Most of us will be aware that we have restrictive covenants attached to our property deeds. But with those deeds usually being lodged with our banks, building societies or solicitors how many residents are au fait with the specifics of those covenants?

The primary purpose of the restrictive covenants, which originally date back to the late 1920’s, is to maintain the estate’s “value as a high class residential estate”. This quote is taken directly from the covenants and is an aim we surely all share. We all rely on each resident’s sense of responsibility, community and the shared objective of ensuring that the estate remains a desirable place to live in, to ensure compliance with the restrictive covenants. The covenants are just a sensible means to this end.

Looking around the estate you may see instances where you believe covenants have been broken and you may wonder what is the stance of the Directors of GGEL to such breaches. You could be considering carrying out improvements to your property and be concerned as to how the covenants may impact on your plans. These points and other comments addressed to the Board recently indicate that it would be timely for the Board to clarify its thinking and policies with respect to the covenants and any breaches. This document seeks to do just that.

Some of the covenants may seem dated; for example, it is to be hoped that none of us intends to burn clay, lime or bricks in breach of covenant! In other instances, covenants have perhaps not kept up with the changing times. In such cases the directors intend as a matter of policy and legal advice to allow some flexibility in enforcement for the time being, subject to GGEL’s permission being sought as necessary and its specified requirements being met. GGEL does, however, reserve the right to enforce them at some time in the future should circumstances change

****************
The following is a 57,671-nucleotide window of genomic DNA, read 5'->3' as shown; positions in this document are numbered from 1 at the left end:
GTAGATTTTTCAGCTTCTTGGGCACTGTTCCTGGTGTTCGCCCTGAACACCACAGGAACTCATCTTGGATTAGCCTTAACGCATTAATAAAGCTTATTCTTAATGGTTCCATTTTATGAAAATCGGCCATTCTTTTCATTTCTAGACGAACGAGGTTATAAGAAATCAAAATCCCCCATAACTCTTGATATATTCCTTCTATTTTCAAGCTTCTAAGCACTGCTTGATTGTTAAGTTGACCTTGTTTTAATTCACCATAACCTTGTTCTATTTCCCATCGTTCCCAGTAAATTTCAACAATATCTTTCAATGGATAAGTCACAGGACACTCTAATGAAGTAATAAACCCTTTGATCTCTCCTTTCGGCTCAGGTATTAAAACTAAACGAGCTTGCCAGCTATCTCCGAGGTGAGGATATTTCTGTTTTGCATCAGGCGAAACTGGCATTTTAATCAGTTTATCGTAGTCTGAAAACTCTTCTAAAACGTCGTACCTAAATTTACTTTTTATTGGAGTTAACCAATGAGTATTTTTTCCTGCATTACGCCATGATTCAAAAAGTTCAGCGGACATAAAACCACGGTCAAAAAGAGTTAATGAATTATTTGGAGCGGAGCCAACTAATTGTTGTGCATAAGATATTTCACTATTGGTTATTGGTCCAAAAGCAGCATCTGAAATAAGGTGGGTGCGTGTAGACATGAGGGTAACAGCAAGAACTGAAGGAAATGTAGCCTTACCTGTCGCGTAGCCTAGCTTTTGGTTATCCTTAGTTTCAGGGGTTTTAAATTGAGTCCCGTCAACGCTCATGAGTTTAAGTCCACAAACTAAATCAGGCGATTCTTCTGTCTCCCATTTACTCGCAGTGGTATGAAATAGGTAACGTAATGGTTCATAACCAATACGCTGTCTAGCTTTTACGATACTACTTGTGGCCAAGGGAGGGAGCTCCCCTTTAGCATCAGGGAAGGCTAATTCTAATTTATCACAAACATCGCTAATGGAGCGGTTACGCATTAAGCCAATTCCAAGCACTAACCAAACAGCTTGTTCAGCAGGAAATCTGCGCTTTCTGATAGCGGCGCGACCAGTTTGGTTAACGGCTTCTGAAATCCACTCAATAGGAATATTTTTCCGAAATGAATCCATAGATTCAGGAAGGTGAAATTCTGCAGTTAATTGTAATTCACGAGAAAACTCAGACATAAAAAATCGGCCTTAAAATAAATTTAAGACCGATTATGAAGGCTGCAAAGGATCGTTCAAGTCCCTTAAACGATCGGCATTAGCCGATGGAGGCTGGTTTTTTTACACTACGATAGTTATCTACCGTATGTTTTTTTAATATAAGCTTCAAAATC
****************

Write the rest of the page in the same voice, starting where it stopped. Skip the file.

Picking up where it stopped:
With the above we seek to take a helpful line whilst at the same time protecting the estate. One exception to this would be monetary debts to GGEL, such as road maintenance charges. Breach of the duty to contribute annually to maintaining the roads in good and safe condition is obviously against common sense and a selfish refusal to do so is highly unpopular. These could be pursued through the County Court (small claims track) though hopefully this will never prove necessary and we will take into consideration the cost/benefit of taking legal action.

At this point we want to make it very clear that this document is a statement of policies. It is designed to inform you how the Board will endeavour to act in defence of its assets and of the interests of all residents. It is laid out for easy reference but it is in no way a legal document varying rights and obligations.

You should, of course, make a point of keeping safely for yourself and your successors any formal permission from GGEL granting a waiver of a particular covenant with it.

To turn to the covenants. These are summarised below in plain language and italics, with explanatory notes and GGEL’s policy line inset. The vast majority of properties have identical covenants, but there are some with minor differences; you would have to consult your own documents for the specific wording and to see if there are any variations from the “standard”.

There are eight main groups of restrictive covenants, many of which are sub-divided into several do’s and don’ts:

Restrictive covenant 1

The number of dwelling houses is specified, usually one per plot but in some cases more are permitted

In the 20’s and 30’s several plots were parcelled together and sold as one lot with a stipulation as to how many houses in total might be erected. GGEL will rely on Planning Rules and Green Belt regulations as well as its important legal rights arising from its ownership of the private verges and roads (over which access roads and services would need to pass) to prevent over-development of the estate and to allow only one house per plot..